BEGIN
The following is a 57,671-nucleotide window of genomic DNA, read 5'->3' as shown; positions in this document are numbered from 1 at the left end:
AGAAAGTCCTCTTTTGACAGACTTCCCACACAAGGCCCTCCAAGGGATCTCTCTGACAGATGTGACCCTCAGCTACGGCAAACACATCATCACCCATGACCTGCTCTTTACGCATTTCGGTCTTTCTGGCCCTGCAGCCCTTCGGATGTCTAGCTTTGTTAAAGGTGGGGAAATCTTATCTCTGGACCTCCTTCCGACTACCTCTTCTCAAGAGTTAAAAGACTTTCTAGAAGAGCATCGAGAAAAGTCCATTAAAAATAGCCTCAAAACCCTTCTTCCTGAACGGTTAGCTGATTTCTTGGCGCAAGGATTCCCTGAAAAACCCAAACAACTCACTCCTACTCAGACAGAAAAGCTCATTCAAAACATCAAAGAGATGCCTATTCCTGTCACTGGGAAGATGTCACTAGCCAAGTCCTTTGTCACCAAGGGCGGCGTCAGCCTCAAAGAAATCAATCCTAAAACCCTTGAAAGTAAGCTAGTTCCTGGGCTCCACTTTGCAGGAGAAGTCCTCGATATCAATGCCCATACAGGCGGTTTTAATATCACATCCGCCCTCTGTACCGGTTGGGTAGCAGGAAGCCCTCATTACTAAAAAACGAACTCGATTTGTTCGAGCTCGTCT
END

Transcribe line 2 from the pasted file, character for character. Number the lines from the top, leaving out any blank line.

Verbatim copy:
AGAAAGTCCTCTTTTGACAGACTTCCCACACAAGGCCCTCCAAGGGATCTCTCTGACAGATGTGACCCTCAGCTACGGCAAACACATCATCACCCATGACCTGCTCTTTACGCATTTCGGTCTTTCTGGCCCTGCAGCCCTTCGGATGTCTAGCTTTGTTAAAGGTGGGGAAATCTTATCTCTGGACCTCCTTCCGACTACCTCTTCTCAAGAGTTAAAAGACTTTCTAGAAGAGCATCGAGAAAAGTCCATTAAAAATAGCCTCAAAACCCTTCTTCCTGAACGGTTAGCTGATTTCTTGGCGCAAGGATTCCCTGAAAAACCCAAACAACTCACTCCTACTCAGACAGAAAAGCTCATTCAAAACATCAAAGAGATGCCTATTCCTGTCACTGGGAAGATGTCACTAGCCAAGTCCTTTGTCACCAAGGGCGGCGTCAGCCTCAAAGAAATCAATCCTAAAACCCTTGAAAGTAAGCTAGTTCCTGGGCTCCACTTTGCAGGAGAAGTCCTCGATATCAATGCCCATACAGGCGGTTTTAATATCACATCCGCCCTCTGTACCGGTTGGGTAGCAGGAAGCCCTCATTACTAAAAAACGAACTCGATTTGTTCGAGCTCGTCT